TALLAHASSEE, Fla. -- Florida A&M University's marching band is being suspended for at least one more school year as officials try to cleanse the hazing culture that led to the death of a drum major, the school's president said yesterday.
University president James Ammons said the famed Marching 100 should stay off the field at least until a new band director is hired and new rules for the band have been adopted.
Eleven band members face felony charges in the November hazing death of Robert Champion, and two others face misdemeanor counts. The band has been banned from performing since soon after he died, and band director Julian White retired recently after it was revealed that at least 100 band members were not students when Champion died.
Ammons was already under pressure from many state officials, including Gov. Rick Scott, to keep the Marching 100 sidelined until other investigations into the band are completed. Several trustees told Ammons that they supported his decision.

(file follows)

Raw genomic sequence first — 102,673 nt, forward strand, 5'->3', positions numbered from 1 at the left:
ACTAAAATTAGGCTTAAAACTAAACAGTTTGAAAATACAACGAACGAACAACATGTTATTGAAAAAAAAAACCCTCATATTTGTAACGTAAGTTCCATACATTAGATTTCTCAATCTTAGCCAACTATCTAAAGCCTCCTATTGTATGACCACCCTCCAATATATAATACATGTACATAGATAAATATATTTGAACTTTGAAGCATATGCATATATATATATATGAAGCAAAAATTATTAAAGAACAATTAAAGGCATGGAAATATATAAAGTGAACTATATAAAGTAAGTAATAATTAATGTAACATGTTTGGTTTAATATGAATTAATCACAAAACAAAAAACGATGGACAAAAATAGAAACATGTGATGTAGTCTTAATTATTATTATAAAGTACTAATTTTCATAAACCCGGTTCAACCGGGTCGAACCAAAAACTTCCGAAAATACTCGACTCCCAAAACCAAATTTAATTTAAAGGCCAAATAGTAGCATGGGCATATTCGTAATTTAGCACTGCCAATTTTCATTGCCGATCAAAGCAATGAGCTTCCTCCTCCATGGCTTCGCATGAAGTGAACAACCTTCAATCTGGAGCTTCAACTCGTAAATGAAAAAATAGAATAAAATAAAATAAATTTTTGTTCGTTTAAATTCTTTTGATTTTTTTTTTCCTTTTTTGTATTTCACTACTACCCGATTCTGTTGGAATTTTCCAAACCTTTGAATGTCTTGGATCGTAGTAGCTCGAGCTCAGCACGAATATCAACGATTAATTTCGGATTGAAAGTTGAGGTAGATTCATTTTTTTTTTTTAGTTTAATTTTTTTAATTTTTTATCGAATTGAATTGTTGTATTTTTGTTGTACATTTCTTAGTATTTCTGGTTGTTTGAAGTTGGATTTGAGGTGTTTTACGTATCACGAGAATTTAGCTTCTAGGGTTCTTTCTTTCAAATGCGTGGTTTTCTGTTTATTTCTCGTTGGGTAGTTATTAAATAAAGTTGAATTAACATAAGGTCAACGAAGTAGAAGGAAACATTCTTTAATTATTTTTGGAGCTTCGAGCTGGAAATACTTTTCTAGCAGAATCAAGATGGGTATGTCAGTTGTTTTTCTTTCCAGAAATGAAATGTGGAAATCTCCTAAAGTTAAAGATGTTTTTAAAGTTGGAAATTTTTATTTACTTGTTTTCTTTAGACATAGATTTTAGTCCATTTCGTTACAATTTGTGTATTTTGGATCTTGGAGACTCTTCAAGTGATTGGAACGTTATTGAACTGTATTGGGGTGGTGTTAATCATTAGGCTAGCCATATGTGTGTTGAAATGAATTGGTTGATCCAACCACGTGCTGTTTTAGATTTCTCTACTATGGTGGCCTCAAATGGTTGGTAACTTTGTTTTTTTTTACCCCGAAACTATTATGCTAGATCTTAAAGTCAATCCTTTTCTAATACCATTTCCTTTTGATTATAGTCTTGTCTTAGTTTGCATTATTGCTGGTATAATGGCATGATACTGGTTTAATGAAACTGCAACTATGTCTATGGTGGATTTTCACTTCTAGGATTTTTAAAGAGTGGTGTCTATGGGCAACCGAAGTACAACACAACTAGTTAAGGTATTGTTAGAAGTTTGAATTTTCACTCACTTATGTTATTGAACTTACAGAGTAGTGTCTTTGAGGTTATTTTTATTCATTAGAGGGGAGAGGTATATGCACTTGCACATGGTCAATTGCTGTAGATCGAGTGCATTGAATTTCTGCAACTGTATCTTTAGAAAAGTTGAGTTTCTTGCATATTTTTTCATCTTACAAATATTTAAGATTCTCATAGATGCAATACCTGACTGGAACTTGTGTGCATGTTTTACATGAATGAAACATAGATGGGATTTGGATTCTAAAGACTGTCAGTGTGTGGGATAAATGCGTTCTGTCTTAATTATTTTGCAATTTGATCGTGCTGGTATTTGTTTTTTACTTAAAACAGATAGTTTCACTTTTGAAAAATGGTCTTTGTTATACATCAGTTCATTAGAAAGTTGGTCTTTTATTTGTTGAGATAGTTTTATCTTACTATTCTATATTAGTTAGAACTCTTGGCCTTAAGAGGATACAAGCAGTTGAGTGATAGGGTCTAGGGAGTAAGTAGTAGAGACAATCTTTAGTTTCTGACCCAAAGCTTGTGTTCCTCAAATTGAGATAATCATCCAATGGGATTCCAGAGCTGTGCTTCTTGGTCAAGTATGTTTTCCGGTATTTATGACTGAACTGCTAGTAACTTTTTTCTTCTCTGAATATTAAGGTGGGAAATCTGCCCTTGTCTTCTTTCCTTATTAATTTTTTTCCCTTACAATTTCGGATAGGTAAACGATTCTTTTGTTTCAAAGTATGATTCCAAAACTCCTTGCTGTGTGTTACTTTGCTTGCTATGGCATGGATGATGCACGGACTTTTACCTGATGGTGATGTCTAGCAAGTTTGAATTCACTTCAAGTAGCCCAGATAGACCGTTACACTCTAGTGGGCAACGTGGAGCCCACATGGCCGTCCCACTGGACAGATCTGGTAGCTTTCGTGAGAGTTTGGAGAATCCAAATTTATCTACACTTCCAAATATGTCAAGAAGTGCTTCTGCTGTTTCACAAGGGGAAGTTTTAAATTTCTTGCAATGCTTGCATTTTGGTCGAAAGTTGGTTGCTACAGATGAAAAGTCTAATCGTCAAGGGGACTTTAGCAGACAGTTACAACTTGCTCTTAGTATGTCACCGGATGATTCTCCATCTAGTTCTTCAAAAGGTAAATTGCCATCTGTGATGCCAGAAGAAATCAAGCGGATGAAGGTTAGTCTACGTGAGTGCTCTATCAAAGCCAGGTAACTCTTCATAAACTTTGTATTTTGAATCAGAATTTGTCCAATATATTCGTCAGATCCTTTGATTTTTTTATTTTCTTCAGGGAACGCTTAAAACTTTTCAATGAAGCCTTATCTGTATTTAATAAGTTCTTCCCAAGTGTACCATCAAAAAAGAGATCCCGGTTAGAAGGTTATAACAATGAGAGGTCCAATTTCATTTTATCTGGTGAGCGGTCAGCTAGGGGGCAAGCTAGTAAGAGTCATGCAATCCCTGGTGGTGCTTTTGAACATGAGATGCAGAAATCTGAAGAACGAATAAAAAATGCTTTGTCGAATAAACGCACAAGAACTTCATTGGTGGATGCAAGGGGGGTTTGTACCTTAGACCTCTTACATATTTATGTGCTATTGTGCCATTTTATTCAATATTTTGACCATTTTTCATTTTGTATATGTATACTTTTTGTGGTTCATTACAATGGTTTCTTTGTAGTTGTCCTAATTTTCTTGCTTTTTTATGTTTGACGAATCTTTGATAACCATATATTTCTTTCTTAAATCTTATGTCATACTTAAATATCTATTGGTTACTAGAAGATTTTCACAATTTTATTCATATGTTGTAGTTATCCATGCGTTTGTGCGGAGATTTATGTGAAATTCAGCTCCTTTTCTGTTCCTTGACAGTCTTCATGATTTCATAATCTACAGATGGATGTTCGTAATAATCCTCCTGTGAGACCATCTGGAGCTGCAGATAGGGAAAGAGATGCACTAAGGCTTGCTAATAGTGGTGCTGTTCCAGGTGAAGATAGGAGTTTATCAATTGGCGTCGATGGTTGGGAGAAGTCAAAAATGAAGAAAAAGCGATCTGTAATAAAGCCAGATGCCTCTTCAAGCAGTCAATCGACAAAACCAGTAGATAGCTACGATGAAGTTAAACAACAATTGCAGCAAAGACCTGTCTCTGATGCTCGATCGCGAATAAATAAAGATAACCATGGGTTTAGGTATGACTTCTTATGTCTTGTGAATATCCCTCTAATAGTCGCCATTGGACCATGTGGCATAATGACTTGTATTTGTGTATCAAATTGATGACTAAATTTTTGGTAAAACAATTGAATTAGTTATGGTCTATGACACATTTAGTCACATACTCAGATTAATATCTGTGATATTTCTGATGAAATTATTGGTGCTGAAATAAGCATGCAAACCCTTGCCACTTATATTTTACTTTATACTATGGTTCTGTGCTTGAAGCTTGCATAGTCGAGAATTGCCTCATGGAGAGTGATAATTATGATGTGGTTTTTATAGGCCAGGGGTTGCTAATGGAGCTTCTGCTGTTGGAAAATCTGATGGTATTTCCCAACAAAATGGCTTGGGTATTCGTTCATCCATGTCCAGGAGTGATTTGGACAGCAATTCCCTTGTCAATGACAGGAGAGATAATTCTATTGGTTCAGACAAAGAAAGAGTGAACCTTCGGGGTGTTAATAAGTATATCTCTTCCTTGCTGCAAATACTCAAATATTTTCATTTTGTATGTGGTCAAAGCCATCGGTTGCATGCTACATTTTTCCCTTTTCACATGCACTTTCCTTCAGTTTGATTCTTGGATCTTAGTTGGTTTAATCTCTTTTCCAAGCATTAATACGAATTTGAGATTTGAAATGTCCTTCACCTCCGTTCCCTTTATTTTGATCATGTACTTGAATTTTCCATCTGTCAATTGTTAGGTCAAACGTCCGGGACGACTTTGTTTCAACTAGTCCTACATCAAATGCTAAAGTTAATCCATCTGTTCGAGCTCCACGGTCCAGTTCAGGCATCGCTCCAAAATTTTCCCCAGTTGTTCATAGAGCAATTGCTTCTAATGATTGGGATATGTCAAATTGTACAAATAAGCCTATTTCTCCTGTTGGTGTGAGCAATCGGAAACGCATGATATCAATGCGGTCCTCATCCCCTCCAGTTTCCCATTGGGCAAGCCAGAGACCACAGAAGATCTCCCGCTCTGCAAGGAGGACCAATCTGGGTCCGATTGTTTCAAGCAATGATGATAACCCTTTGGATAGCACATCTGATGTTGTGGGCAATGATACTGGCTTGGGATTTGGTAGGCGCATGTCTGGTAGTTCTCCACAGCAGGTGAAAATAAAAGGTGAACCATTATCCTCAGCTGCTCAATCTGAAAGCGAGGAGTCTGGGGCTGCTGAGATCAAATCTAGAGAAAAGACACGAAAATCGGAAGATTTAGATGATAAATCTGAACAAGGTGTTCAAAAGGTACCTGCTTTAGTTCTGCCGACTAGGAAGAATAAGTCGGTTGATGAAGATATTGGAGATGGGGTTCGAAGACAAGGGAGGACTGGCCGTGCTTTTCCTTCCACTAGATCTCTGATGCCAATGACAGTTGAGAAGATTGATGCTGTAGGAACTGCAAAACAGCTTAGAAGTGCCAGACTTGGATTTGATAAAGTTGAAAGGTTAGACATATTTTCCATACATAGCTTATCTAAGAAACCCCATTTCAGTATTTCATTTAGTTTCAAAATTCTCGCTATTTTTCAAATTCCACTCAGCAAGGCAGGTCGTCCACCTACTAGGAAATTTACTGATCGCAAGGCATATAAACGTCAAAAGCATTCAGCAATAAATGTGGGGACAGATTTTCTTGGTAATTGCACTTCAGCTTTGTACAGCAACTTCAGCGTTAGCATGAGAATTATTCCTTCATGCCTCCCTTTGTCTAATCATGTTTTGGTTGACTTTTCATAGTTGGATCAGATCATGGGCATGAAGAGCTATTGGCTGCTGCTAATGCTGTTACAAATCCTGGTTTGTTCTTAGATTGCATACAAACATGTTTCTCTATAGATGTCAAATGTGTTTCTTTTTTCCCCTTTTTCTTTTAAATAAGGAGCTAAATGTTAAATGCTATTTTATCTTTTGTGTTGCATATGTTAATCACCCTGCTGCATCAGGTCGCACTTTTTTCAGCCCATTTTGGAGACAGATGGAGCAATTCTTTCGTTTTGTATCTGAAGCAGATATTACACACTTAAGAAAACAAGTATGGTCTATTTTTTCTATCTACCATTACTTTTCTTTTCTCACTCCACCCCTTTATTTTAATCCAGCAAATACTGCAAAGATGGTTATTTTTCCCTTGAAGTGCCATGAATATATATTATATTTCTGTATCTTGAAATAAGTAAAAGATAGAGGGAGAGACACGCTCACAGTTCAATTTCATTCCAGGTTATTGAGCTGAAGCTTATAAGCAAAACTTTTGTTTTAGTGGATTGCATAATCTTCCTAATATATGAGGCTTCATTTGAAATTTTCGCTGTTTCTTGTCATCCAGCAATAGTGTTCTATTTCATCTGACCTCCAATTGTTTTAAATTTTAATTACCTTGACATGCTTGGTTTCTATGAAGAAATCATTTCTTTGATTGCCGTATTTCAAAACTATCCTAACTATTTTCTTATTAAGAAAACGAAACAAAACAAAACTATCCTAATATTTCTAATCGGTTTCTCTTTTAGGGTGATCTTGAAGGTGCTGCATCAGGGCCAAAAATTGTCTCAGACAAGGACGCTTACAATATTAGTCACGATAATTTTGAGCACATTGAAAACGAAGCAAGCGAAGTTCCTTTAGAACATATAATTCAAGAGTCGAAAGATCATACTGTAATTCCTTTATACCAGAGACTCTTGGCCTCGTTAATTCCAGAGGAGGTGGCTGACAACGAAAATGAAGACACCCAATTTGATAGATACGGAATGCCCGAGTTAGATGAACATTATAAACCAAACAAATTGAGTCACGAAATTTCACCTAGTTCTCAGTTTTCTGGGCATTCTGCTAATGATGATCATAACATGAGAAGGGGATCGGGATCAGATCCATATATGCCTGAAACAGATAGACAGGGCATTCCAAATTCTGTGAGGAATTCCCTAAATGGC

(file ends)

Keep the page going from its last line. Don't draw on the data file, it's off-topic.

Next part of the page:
Travis Roberts, 25, a clarinetist who has been on the band four years, said he agreed with the decision. "What do we do in that one-year process to make sure these things do not happen again?" he asked. "No one has taken accountability for what has happened. This thing didn't start only five years ago. This thing has happened the past 50 years."
Champion's death was just one of several hazing incidents in the past year. Aaron Golson, who was charged this month in the Champion case, had previously been charged with battery and hazing for allegedly beating band member Bria Hunter to initiate her into the "Red Dawg Order" -- a band clique for students who come from Georgia.